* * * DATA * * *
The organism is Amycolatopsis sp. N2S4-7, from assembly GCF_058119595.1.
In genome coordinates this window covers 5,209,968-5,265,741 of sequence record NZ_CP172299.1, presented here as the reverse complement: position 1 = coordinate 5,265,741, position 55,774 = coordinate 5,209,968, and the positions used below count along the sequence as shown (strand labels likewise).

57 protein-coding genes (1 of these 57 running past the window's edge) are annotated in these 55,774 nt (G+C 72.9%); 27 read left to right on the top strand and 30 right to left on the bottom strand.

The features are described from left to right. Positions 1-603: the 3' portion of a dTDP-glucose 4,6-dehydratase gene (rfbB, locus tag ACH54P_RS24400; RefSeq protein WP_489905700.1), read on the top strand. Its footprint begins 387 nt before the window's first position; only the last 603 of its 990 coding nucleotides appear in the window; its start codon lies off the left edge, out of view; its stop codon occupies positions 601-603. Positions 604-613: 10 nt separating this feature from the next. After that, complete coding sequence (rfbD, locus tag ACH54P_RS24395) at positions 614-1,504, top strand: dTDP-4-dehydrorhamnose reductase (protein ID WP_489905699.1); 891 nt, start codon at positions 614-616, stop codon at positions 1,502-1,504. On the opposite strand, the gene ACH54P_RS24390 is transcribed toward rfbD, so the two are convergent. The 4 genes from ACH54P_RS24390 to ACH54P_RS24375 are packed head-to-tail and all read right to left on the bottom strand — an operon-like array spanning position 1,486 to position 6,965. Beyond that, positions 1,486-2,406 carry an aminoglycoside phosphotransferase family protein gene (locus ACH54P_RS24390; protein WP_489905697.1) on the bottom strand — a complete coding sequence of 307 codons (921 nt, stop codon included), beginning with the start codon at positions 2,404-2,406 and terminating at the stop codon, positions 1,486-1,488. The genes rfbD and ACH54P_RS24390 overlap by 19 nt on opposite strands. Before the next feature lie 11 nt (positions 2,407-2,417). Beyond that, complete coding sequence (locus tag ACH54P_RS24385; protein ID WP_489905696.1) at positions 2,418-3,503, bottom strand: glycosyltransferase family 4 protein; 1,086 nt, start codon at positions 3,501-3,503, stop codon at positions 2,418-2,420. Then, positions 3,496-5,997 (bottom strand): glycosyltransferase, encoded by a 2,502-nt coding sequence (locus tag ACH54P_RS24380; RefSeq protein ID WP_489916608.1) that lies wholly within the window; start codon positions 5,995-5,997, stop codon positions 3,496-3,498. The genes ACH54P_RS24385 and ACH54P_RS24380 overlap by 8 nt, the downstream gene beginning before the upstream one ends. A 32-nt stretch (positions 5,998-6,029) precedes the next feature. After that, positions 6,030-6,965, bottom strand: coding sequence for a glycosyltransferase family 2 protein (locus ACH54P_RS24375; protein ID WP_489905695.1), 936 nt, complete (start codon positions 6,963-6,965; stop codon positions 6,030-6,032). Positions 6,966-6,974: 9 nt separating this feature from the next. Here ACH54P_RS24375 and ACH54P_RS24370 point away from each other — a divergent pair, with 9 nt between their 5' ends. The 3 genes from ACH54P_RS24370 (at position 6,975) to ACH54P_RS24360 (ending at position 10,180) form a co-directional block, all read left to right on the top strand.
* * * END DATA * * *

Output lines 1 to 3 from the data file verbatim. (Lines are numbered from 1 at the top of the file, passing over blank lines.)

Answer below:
The organism is Amycolatopsis sp. N2S4-7, from assembly GCF_058119595.1.
In genome coordinates this window covers 5,209,968-5,265,741 of sequence record NZ_CP172299.1, presented here as the reverse complement: position 1 = coordinate 5,265,741, position 55,774 = coordinate 5,209,968, and the positions used below count along the sequence as shown (strand labels likewise).

57 protein-coding genes (1 of these 57 running past the window's edge) are annotated in these 55,774 nt (G+C 72.9%); 27 read left to right on the top strand and 30 right to left on the bottom strand.